shahbaz assigment.docx - CHAPTER =3 Accrual Accounting &...

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CHAPTER =3Accrual Accounting & IncomeAccrual accounting:Accounting method that records revenues and expenses when they are incurred,regardless of when cash is exchanged. The term "accrual" refers to any individual entry recordingrevenue or expense in the absence of a cash transactionCash base Accounting:The cash method of accounting, also known as cash-basis accounting, cashreceipts and disbursements method of accounting or cash accounting records revenue when cash isreceived, and expenses when they are paid in cashDETAILS OF ACCURAL AND CASH BASE ACCOUNTING:The cash method and the accrualmethod (sometimes called cash basis and accrual basis) are the two principal methods ofkeeping track of a business's income and expenses. In most cases, you can choose which methodto use. Learn how they work and the advantages and disadvantages of each so you can choosethe better one for your business.In a nutshell, these methods differ only in the timing of when transactions, including sales andpurchases, are credited or debited to your accounts. Here's how each works:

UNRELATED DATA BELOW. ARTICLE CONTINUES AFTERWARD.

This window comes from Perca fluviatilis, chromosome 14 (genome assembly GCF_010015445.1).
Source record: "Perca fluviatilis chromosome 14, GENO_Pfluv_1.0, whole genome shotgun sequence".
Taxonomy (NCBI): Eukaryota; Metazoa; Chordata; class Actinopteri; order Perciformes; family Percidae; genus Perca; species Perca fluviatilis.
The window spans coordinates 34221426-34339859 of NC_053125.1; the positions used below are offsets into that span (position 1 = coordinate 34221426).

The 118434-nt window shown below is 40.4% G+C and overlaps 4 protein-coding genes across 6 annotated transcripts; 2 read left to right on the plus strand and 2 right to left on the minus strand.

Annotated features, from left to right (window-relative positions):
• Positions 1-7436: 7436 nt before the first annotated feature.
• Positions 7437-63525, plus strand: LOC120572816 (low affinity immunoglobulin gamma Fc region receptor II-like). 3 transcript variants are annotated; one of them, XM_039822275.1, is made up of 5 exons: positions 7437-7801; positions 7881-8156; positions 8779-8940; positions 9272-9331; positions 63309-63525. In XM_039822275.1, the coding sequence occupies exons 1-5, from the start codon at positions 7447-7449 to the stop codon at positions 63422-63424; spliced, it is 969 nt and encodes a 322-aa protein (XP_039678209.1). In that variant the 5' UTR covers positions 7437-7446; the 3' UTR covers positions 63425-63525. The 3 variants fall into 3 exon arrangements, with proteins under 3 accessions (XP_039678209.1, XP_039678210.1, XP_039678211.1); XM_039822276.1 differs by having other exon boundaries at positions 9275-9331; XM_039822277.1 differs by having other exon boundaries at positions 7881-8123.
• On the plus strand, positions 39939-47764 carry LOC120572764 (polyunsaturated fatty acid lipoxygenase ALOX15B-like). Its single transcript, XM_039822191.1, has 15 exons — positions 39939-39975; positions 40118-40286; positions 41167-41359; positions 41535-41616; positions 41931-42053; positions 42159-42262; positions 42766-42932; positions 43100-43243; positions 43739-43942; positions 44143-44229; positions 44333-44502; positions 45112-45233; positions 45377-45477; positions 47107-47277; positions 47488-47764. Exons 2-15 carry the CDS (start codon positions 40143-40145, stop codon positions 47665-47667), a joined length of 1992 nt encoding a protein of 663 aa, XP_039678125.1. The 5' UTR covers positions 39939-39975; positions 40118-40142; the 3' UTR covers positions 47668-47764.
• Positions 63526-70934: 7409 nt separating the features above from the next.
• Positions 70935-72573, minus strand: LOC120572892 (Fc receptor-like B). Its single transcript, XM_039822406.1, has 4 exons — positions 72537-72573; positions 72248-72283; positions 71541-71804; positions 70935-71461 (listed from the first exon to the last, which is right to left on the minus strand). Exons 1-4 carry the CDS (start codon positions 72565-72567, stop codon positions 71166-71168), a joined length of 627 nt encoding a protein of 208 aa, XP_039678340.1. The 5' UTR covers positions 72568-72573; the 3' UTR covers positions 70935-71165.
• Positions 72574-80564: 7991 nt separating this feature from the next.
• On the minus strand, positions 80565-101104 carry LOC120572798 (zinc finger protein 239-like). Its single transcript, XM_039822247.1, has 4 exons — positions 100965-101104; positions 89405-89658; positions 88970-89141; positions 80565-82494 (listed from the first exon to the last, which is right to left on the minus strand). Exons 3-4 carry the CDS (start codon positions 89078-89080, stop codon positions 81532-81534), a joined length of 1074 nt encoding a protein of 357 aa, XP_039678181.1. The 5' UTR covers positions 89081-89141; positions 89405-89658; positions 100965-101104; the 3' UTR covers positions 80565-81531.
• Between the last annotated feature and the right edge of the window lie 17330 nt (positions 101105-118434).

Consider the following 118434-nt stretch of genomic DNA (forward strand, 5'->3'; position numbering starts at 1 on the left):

ExampleYour computer installation business finishes a job in November, and doesn't get paid until threemonths later in January. Under the cash method, you would record the payment in January.Under the accrual method, you would record the income in your November books.
occurs, and expenses are counted when you receive the goods or services. You don't have to waituntil you see the money, or actually pay money out of your checking account, to record atransaction.Determining the Transaction DateWith the accrual method, sometimes it's not easy to know when the sale or purchase hasoccurred. The key date is the job completion date.When to record income. Not until you finish a service, or deliver all the goods acontractcallsfor, do you record the income in your books.When to record an expense. Likewise, you don't record an item as an expense until the service iscompleted or all goods have been received and installed, if necessary. (If a job is mostlycompleted but will take another 30 days to add the finishing touches, technically it doesn't go onyour books until the 30 days pass.)Choosing an Accounting MethodWhen you can choose either method. Most small businesses (with sales of less than $5 millionper year) are free to adopt either accounting method.

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